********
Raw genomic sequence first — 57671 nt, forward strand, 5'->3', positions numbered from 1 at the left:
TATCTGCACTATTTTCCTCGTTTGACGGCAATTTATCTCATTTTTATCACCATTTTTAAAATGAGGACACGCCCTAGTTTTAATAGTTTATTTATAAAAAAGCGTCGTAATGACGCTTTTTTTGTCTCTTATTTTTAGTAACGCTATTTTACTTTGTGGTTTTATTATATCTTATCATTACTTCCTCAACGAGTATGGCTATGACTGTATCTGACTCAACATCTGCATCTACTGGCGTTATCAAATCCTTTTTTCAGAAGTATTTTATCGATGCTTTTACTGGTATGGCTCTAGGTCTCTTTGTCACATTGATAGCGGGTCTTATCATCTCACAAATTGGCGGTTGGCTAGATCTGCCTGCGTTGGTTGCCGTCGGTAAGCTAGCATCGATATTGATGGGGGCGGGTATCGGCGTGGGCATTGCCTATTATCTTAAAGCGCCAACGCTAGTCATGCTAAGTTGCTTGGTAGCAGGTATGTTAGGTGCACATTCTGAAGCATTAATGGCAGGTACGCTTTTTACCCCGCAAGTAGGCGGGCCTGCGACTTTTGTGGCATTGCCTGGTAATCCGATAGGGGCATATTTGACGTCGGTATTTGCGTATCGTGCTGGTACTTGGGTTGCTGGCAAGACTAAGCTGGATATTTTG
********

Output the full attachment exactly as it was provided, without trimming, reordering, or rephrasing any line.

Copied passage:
Raw genomic sequence first — 57671 nt, forward strand, 5'->3', positions numbered from 1 at the left:
TATCTGCACTATTTTCCTCGTTTGACGGCAATTTATCTCATTTTTATCACCATTTTTAAAATGAGGACACGCCCTAGTTTTAATAGTTTATTTATAAAAAAGCGTCGTAATGACGCTTTTTTTGTCTCTTATTTTTAGTAACGCTATTTTACTTTGTGGTTTTATTATATCTTATCATTACTTCCTCAACGAGTATGGCTATGACTGTATCTGACTCAACATCTGCATCTACTGGCGTTATCAAATCCTTTTTTCAGAAGTATTTTATCGATGCTTTTACTGGTATGGCTCTAGGTCTCTTTGTCACATTGATAGCGGGTCTTATCATCTCACAAATTGGCGGTTGGCTAGATCTGCCTGCGTTGGTTGCCGTCGGTAAGCTAGCATCGATATTGATGGGGGCGGGTATCGGCGTGGGCATTGCCTATTATCTTAAAGCGCCAACGCTAGTCATGCTAAGTTGCTTGGTAGCAGGTATGTTAGGTGCACATTCTGAAGCATTAATGGCAGGTACGCTTTTTACCCCGCAAGTAGGCGGGCCTGCGACTTTTGTGGCATTGCCTGGTAATCCGATAGGGGCATATTTGACGTCGGTATTTGCGTATCGTGCTGGTACTTGGGTTGCTGGCAAGACTAAGCTGGATATTTTG